"Sire, it's too dangerous," Bannerjee protested.

    "Even an Emperor must accept some risks," Paul said. "The decision is made. Do as I've commanded."

    Reluctantly, Bannerjee led the Face Dancer from the room.

    Paul turned toward the blank screen behind his desk. He felt that he waited for the arrival of a rock on its blind journey from some height.

    Should he tell Bannerjee about the messenger's true nature? he wondered. No! Such an incident hadn't been written on the screen of his vision. Any deviation here carried precipitate violence. A moment of fulcrum had to be found, a place where he could will himself out of the vision.

    If such a moment existed...

    = = = = = =

    No matter how exotic human civilization becomes, no matter the developments of life and society nor the complexity of the machine / human interface, there always come interludes of lonely power when the course of humankind, the very future of humankind, depends upon the relatively simple actions of single individuals. -from The Tlielaxu Godbuk

    As he crossed over on the high footbridge from his Keep to the Qizarate Office Building, Paul added a limp to his walk. It was almost sunset and he walked through long shadows that helped conceal him, but sharp eyes still might detect something in his carriage that identified him. He wore a shield, but it was not activated, his aides having decided that the shimmer of it might arouse suspicions.

    Paul glanced left. Strings of sandclouds lay across the sunset like slatted shutters. The air was hiereg dry through his stillsuit filters.

    He wasn't really alone out here, but the web of Security hadn't been this loose around him since he'd ceased walking the streets alone in the night. Ornithopters with night scanners drifted far overhead in seemingly random pattern, all of them tied to his movements through a transmitter concealed in his clothing. Picked men walked the streets below. Others had fanned out through the city after seeing the Emperor in his disguise - Fremen costume down to the stillsuit and temag desert boots, the darkened features. His cheeks had been distorted with plastene inserts. A catchtube ran down along his left jaw.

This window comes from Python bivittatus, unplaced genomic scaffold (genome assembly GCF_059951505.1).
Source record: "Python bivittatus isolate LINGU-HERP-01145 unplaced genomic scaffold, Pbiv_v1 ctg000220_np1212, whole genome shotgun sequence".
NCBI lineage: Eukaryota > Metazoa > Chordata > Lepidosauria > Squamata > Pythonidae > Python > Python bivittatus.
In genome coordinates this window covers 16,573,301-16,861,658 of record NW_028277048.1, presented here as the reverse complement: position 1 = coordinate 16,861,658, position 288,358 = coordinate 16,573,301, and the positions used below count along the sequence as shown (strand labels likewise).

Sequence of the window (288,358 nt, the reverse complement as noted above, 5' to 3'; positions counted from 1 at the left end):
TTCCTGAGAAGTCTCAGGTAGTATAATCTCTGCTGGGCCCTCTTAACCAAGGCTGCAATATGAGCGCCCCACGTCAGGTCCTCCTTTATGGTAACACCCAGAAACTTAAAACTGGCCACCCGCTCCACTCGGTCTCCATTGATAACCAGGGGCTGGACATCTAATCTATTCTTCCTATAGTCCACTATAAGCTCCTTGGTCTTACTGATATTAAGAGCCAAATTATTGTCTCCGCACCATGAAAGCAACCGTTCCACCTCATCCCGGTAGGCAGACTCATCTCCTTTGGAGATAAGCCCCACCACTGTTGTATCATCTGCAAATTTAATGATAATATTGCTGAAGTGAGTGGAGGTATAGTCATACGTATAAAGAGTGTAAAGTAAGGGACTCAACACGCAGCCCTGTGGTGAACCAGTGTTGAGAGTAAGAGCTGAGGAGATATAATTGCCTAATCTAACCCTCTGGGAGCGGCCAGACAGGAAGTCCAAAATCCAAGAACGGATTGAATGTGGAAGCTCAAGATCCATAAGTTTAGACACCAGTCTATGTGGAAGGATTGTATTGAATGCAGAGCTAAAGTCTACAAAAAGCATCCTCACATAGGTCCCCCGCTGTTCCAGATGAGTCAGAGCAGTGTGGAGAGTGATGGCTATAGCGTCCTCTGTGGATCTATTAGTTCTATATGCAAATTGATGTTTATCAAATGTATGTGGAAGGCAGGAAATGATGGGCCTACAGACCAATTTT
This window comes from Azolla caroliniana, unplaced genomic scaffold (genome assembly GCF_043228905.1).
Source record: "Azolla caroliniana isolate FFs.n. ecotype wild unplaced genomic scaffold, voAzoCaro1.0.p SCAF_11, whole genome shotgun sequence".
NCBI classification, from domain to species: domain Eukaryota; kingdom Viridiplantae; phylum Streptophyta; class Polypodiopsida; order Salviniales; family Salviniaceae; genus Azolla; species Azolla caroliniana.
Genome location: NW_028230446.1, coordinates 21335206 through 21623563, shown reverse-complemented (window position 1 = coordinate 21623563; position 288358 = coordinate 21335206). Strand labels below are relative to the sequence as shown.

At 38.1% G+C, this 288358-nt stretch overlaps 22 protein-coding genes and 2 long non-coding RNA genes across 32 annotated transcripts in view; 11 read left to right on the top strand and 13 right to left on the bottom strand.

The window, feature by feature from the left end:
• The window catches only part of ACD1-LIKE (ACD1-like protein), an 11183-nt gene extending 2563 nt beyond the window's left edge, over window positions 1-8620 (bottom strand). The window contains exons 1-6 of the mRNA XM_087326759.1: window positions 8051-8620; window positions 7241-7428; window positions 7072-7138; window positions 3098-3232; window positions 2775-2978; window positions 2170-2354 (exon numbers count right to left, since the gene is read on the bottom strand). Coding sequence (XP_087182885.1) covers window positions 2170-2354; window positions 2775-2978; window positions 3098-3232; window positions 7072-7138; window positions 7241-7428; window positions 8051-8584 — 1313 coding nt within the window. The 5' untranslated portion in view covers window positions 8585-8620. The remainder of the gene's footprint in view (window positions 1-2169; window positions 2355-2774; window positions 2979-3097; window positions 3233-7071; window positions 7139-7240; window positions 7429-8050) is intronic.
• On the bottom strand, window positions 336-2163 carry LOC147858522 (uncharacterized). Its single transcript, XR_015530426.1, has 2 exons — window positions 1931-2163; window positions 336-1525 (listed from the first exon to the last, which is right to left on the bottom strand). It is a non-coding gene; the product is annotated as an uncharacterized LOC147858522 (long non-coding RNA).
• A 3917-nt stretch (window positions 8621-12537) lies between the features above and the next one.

As he reached the opposite end of the bridge, Paul glanced back, noted a movement beside the stone lattice that concealed a balcony of his private quarters. Chani, no doubt. "Hunting for sand in the desert," she'd called this venture.

    How little she understood the bitter choice. Selecting among agonies, he thought, made even lesser agonies near unbearable.

    For a blurred, emotionally painful moment, he relived their parting. At the last instant, Chani had experienced a tau-glimpse of his feelings, but she had misinterpreted. She had thought his emotions were those experienced in the parting of loved ones when one entered the dangerous unknown.

    Would that I did not know, he thought.

    He had crossed the bridge now and entered the upper passageway through the office building. There were fixed glowglobes here and people hurrying on business. The Qizarate never slept. Paul found his attention caught by the signs above doorways, as though he were seeing them for the first time: Speed Merchants. Wind Stills and Retorts. Prophetic Prospects. Tests of Faith. Religious Supply. Weaponry... Propagation of the Faith...

    A more honest label would've been Propagation of the Bureaucracy, he thought.

    A type of religious civil servant had sprung up all through his universe. This new man of the Qizarate was more often a convert. He seldom displaced a Freman in the key posts, but he was filling all the interstices. He used melange as much to show he could afford it as for the geriatric benefits. He stood apart from his rulers - Emperor, Guild, Bene Gesserit, Landsraad, Family or Qizarate. His gods were Routine and Records. He was served by mentats and prodigious filing systems. Expediency was the first word in his catechism, although he gave proper lip-service to the precepts of the Butlerians. Machines could not be fashioned in the image of a man's mind, he said, but he betrayed by every action that he preferred machines to men, statistics to individuals, the faraway general view to the intimate personal touch requiring imagination and initiative.